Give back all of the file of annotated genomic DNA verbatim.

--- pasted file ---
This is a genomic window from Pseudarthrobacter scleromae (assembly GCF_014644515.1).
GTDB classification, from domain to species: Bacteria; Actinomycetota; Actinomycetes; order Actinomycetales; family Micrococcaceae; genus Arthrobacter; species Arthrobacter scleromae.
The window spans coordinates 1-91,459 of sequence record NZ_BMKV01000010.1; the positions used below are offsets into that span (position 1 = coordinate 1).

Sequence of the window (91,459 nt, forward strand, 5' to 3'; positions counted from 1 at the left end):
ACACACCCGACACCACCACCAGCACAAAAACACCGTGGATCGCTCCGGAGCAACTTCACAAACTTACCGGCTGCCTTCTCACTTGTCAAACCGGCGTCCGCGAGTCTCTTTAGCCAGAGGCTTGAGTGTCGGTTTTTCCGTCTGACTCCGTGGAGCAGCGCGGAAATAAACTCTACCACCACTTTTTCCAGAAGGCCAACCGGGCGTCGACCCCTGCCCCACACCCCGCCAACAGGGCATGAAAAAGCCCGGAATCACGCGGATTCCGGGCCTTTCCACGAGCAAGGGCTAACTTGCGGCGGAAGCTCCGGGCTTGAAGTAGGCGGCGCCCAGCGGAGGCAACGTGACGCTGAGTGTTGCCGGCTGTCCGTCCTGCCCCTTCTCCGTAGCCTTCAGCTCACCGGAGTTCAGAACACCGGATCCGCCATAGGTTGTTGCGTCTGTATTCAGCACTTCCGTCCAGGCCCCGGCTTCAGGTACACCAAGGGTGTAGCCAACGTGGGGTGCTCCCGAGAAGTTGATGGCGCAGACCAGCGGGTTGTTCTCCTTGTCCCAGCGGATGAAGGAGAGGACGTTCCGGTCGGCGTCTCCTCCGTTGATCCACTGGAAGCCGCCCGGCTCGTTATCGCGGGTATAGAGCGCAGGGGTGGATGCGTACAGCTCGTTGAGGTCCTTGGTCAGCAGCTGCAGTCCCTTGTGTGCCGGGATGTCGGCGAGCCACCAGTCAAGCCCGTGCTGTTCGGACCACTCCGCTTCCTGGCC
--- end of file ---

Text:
This is a genomic window from Pseudarthrobacter scleromae (assembly GCF_014644515.1).
GTDB classification, from domain to species: Bacteria; Actinomycetota; Actinomycetes; order Actinomycetales; family Micrococcaceae; genus Arthrobacter; species Arthrobacter scleromae.
The window spans coordinates 1-91,459 of sequence record NZ_BMKV01000010.1; the positions used below are offsets into that span (position 1 = coordinate 1).

Sequence of the window (91,459 nt, forward strand, 5' to 3'; positions counted from 1 at the left end):
ACACACCCGACACCACCACCAGCACAAAAACACCGTGGATCGCTCCGGAGCAACTTCACAAACTTACCGGCTGCCTTCTCACTTGTCAAACCGGCGTCCGCGAGTCTCTTTAGCCAGAGGCTTGAGTGTCGGTTTTTCCGTCTGACTCCGTGGAGCAGCGCGGAAATAAACTCTACCACCACTTTTTCCAGAAGGCCAACCGGGCGTCGACCCCTGCCCCACACCCCGCCAACAGGGCATGAAAAAGCCCGGAATCACGCGGATTCCGGGCCTTTCCACGAGCAAGGGCTAACTTGCGGCGGAAGCTCCGGGCTTGAAGTAGGCGGCGCCCAGCGGAGGCAACGTGACGCTGAGTGTTGCCGGCTGTCCGTCCTGCCCCTTCTCCGTAGCCTTCAGCTCACCGGAGTTCAGAACACCGGATCCGCCATAGGTTGTTGCGTCTGTATTCAGCACTTCCGTCCAGGCCCCGGCTTCAGGTACACCAAGGGTGTAGCCAACGTGGGGTGCTCCCGAGAAGTTGATGGCGCAGACCAGCGGGTTGTTCTCCTTGTCCCAGCGGATGAAGGAGAGGACGTTCCGGTCGGCGTCTCCTCCGTTGATCCACTGGAAGCCGCCCGGCTCGTTATCGCGGGTATAGAGCGCAGGGGTGGATGCGTACAGCTCGTTGAGGTCCTTGGTCAGCAGCTGCAGTCCCTTGTGTGCCGGGATGTCGGCGAGCCACCAGTCAAGCCCGTGCTGTTCGGACCACTCCGCTTCCTGGCC